Book Review: Little Fires Everywhere by Celeste Ng

POPSUGAR Reading Challenge Prompt: A book set in the decade you were born. Brief synopsis:  The Richardsons are your typicall...





POPSUGAR Reading Challenge Prompt: A book set in the decade you were born.



Brief synopsis: The Richardsons are your typically Shaker Heights family - big house, a lawyer father, journalist mother, and four kids all in high school (Moody, Trip, Lexie, and Izzy). It's the perfect American family living the American Dream. Enter Mia Warren and her daughter, Pearl - new tenants in the Richardson rental house, and a duo that immediately intrigues all four Richardson children. The novel follows both families and how they're pulled together during the late 1990s.



Little Fires Everywhere is a novel that feels so comfortable, like you're settling right in with people you know. This isn't to say the actions performed within the book will make you comfortable - in fact, chances are they'll do quiet the opposite. You'll definitely see these characters as friends, enemies, frenemies, colleagues, classmates, etc. that you've known in your life. It was easier than pie to get attached to the different folks within the novel.

Honestly, the novel starts with someone's house being burned down and the daughter being assumed to have committed the crime, so there is no grace period for getting into the book - as soon as you start reading you're hooked.

This book has been on my list for quiet some time, but Reese Witherspoon and Kerry Washington coming together to turn it into a series pushed me to pick it up. I absolutely, 100% could already see this show playing out in my head, and I think it will be phenomenal. The characters, regardless of and possibly because of their flaws, are incredibly believable and I can't wait to see who will portray them on the small screen.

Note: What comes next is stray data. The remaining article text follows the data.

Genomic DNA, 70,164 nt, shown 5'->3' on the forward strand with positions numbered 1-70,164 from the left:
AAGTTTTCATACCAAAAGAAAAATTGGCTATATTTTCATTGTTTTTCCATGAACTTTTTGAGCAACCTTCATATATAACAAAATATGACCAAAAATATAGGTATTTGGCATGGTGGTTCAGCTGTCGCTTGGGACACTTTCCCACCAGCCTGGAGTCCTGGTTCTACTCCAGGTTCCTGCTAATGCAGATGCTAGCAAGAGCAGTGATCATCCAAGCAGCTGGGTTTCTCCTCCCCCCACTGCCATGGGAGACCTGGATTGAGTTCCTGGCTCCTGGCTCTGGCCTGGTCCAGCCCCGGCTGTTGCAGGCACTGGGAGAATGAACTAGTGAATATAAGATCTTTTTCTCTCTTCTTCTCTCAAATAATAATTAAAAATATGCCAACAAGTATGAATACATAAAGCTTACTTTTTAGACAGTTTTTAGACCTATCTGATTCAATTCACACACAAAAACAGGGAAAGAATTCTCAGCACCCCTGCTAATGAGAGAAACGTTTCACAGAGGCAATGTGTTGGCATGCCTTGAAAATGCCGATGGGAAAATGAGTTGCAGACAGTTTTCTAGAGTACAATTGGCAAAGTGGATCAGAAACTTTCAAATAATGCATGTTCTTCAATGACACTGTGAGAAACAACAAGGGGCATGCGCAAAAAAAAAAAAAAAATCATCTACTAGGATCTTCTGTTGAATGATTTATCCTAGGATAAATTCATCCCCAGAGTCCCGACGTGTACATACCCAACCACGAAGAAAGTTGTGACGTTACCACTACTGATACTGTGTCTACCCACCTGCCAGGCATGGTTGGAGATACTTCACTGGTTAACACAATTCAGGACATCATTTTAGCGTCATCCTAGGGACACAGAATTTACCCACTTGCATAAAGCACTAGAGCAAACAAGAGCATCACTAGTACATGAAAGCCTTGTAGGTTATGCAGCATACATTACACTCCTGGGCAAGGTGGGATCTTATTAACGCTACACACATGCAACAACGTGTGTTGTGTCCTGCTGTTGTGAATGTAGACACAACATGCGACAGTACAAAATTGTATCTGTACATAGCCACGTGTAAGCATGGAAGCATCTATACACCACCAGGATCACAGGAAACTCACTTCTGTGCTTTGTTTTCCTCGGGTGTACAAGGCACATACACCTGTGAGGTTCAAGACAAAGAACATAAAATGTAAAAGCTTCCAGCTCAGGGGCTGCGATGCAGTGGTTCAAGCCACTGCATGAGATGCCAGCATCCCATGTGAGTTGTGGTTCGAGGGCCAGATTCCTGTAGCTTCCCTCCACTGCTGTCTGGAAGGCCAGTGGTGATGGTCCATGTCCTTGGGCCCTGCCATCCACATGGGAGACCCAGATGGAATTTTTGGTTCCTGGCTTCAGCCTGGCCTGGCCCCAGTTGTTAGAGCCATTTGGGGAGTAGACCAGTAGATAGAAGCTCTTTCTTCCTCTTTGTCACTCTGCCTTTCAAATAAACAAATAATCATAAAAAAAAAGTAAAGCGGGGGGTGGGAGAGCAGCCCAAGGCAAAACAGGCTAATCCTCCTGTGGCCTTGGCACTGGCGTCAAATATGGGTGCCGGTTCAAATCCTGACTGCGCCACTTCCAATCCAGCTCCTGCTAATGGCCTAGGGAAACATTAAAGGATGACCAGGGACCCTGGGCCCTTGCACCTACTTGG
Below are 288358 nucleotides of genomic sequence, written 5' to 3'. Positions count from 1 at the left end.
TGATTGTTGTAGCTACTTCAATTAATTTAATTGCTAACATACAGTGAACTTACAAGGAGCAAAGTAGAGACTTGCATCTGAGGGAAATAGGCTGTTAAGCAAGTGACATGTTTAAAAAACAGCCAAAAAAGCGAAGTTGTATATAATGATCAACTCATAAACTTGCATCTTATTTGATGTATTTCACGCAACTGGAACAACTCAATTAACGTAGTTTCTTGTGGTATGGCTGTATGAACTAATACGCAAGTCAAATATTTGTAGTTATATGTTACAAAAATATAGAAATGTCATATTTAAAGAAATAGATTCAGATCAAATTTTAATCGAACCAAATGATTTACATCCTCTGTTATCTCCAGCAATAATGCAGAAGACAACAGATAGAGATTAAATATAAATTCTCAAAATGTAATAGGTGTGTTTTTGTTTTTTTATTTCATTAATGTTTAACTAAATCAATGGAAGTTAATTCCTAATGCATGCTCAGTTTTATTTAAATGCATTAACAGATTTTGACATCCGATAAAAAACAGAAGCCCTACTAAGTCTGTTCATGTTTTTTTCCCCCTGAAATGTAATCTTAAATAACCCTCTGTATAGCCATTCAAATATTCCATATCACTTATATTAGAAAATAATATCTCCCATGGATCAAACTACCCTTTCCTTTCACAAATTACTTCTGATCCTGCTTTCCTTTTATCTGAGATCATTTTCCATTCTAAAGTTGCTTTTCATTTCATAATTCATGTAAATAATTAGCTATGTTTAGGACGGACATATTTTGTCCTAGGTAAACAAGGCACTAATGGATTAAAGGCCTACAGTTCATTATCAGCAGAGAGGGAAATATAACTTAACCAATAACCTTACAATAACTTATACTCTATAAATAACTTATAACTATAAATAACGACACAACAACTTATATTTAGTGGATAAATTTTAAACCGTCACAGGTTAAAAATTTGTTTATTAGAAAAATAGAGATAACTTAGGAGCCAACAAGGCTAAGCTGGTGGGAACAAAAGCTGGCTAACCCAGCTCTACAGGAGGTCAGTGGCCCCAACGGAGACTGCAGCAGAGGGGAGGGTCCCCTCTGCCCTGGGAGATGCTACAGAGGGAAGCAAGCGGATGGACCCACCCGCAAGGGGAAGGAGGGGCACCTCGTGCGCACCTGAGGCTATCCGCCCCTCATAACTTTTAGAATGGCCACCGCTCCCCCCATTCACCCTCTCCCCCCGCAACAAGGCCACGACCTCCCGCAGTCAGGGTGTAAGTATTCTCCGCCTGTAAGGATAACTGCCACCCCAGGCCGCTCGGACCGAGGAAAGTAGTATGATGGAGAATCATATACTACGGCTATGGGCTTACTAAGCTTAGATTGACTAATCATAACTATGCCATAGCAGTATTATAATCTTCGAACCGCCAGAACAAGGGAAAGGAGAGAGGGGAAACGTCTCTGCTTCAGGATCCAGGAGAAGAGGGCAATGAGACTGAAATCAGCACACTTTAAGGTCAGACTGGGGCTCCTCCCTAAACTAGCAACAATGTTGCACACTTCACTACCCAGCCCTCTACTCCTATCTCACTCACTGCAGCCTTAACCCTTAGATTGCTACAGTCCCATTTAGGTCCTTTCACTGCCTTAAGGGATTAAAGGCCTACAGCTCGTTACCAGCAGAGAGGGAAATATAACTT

This book, while being so easy to read because it's so good, is so much deeper than the surface reveals. It's a novel about race, privilege, and family. But it also references true events that you'll totally latch onto (like the whole Clinton/Lewinsky scandal).

My only complaint is I hate when books switch from present tense to referring to a past event, the back to present tense. I think it's complicated and sometimes confusing. Other than that, I absolutely loved this novel. 

Little Fires Everywhere is incredible, and I can't wait to get to relive the experience through a television series. I already know I'm going to become even more attached to those teenagers via tv.



















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2 comments

  1. I really enjoyed this one, though I didn't like it quite as much as Ng's other novel, Everything I Never Told You. Have you read that one? Can't recommend it highly enough!

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    1. I haven't read it, but I'll add it to the ever-growing TBR list. :)

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